In May 1997, Kathryn Wagner was doing something she hadn’t had much time to do in years: She was watching television. Wagner had just given birth to her first baby, James, and was on leave from her postgraduate training in neurology at Johns Hopkins University School of Medicine in Baltimore.
“I distinctly remember that I was on my bed, with my baby, watching Dan Rather on the evening news show pictures of the ‘mighty mouse,’” she recalls, referring to a genetically engineered mouse developed in the laboratory of molecular biologist Se-Jin Lee, who happened to be at Hopkins as well (see Interfering with an Inhibitor of Muscle Growth).
The so-called mighty mouse lacked a protein called myostatin and had extremely large muscles. “I just thought, ‘That has got to be helpful to muscular dystrophy research,’” Wagner recalls.
When she was ready to go back to work, Wagner approached Lee about doing a postdoctoral fellowship in his lab and “we ended up having a fruitful collaboration.”
Wagner had earned a doctorate in neuroscience, as well as a medical doctorate, at Hopkins in 1994. During her training in the laboratory of neuroscientist Richard Huganir, she had identified the gene for a muscle protein called dystrobrevin, located in muscle fibers and associated with the dystrophin protein, known to be absent in Duchenne muscular dystrophy.
“Finding something similar to dystrophin and associated with dystrophin made me read the literature and get very excited about muscle and muscle diseases,” she says, and her career shifted in that direction.
In 2002, with Se-Jin Lee and others, Wagner, by then an MDA research grantee, published a paper showing that loss of the myostatin protein significantly reduced the severity of the Duchenne dystrophy-like disease that develops in mice that lack dystrophin, known as mdx mice.
Wagner cross-bred myostatin null mice (mice that don’t produce myostatin) to mdx mice (mice that don’t produce dystrophin), “and I’ve been working on myostatin inhibition ever since,” she says.
She’s now an associate professor of neurology and neuroscience at Hopkins and the director of the Center for Genetic Muscle Disorders at the Hopkins-associated Kennedy Krieger Institute. MDA has given Wagner two additional research grants, both related to reducing myostatin in muscle tissue.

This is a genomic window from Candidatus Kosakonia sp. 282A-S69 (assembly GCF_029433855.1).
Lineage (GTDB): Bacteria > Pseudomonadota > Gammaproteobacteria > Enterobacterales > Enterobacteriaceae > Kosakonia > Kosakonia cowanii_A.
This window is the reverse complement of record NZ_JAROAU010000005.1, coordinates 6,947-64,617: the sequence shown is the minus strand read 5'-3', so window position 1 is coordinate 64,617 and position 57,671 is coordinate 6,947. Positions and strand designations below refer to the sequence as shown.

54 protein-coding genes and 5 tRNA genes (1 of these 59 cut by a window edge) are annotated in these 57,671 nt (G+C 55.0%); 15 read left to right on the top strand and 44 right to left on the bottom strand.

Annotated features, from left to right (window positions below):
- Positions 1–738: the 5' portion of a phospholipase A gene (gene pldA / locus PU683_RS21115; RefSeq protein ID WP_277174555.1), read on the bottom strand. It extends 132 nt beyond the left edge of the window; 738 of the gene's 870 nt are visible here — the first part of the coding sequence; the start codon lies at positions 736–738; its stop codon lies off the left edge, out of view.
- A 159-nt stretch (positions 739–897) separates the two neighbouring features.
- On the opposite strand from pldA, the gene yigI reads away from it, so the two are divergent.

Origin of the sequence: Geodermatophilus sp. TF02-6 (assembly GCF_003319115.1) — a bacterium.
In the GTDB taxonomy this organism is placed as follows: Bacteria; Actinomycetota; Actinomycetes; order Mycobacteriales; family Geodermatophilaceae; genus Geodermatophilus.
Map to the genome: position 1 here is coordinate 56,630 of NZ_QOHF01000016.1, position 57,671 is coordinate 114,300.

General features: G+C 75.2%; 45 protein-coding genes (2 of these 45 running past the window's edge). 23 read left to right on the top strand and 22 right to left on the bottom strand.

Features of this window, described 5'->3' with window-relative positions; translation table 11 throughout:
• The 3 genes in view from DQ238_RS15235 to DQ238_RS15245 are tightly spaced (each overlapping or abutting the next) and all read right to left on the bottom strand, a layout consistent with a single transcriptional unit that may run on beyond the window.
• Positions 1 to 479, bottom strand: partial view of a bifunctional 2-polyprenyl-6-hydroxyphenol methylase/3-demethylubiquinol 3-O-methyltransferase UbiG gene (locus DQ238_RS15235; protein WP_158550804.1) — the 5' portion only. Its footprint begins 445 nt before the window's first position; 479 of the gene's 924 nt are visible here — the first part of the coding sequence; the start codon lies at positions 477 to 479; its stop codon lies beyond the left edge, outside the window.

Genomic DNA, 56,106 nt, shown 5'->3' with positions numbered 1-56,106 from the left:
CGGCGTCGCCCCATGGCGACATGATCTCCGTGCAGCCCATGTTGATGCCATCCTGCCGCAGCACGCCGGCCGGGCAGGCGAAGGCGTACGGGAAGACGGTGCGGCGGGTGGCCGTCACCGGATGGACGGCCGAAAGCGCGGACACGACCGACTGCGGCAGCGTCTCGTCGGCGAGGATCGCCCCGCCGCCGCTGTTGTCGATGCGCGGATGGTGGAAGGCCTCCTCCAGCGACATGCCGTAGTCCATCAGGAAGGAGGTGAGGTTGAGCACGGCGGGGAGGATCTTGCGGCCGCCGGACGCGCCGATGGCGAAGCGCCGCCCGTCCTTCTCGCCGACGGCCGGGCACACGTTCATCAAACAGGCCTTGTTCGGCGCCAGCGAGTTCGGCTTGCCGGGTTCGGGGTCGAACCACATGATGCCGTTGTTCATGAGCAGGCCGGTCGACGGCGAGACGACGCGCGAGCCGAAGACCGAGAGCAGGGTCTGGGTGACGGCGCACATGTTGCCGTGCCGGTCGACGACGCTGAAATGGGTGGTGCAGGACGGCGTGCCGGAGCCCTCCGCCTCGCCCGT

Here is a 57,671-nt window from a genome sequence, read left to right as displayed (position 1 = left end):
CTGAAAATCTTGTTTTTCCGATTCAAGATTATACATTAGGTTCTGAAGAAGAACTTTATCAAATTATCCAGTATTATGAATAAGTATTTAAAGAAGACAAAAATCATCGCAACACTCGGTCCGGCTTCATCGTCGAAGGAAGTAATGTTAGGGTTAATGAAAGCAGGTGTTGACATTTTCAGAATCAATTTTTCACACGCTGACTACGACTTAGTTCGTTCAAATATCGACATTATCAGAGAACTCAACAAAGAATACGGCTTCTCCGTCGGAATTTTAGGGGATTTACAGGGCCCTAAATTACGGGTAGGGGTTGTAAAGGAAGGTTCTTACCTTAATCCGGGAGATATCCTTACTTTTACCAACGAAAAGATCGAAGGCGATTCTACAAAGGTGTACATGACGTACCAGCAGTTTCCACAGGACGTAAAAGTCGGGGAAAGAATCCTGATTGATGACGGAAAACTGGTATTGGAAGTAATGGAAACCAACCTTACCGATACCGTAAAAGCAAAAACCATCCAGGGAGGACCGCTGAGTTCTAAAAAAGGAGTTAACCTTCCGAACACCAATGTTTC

Far less fibrosis when myostatin was gone
Wagner found that mdx mice that lacked myostatin were stronger and more muscular than their mdx counterparts. But there was something else that got her attention: They had far less fibrosis (scar tissue) in their muscles than one would have expected for dystrophin-deficient mice.
Fibrosis is a process in which normal tissue that sustains damage is replaced by fibrous connective tissue. Cells called fibroblasts (generators of fibrous tissue) are the main actors in this process, producing proteins called collagens.
It’s a natural phenomenon and may have some value in sealing off parts of an organ to keep an infection from spreading, but, like many biological processes, fibrosis can do more harm than good. Once it gets started, Wagner notes, the original function of the tissue can be destroyed.
Not all muscle diseases involve fibrosis, she says, but it’s prominent in DMD and the related Becker muscular dystrophy, as well as several forms of congenital muscular dystrophy. Fibrosis, Wagner speculates, “may create an environment in which muscle stem cells cannot easily replicate or fuse to form muscle fibers. The proteins that fibroblasts secrete are counterproductive to new muscle formation.”
Myostatin, she has found, stimulates fibroblasts, while it suppresses muscle precursor cells called myoblasts. Blocking or removing myostatin does just the opposite: It suppresses fibroblast growth and development, while stimulating myoblasts.
“We actually noticed the antifibrotic effect right from the first experiments in which we cross-bred the mdx mice and the myostatin null mice,” Wagner says. “It was clear there was less fibrosis in the mdx animals lacking myostatin. But at that time, we really didn’t even suspect that myostatin was acting directly on fibroblasts.”
Initially, Wagner says, almost all the excitement about myostatin inhibition focused on the increase in the size of the muscles. But she doesn’t think that’s as important as other things that myostatin inhibition can do.
“I don’t think bigger muscles are necessarily better muscles,” she says. “And I think the field is less interested in muscle size now. In the absence of myostatin, there clearly is improved regeneration. That in and of itself is a good thing, and there’s this additional benefit of less fibrosis, which is potentially wonderful.”
Wagner is interested in creating a hospitable environment in which muscle can regenerate, either naturally or with outside help, such as gene therapy, cell transplantation, or other strategies now in development. She believes reducing myostatin levels might even rescue muscle tissue that’s already sustained considerable damage and fibrosis.
“In the mdx mouse, we have a lot of data that myostatin inhibitors can reverse fibrosis, even in very old mdx mice,” she says. “I don’t have any reason to think that wouldn’t happen in humans.”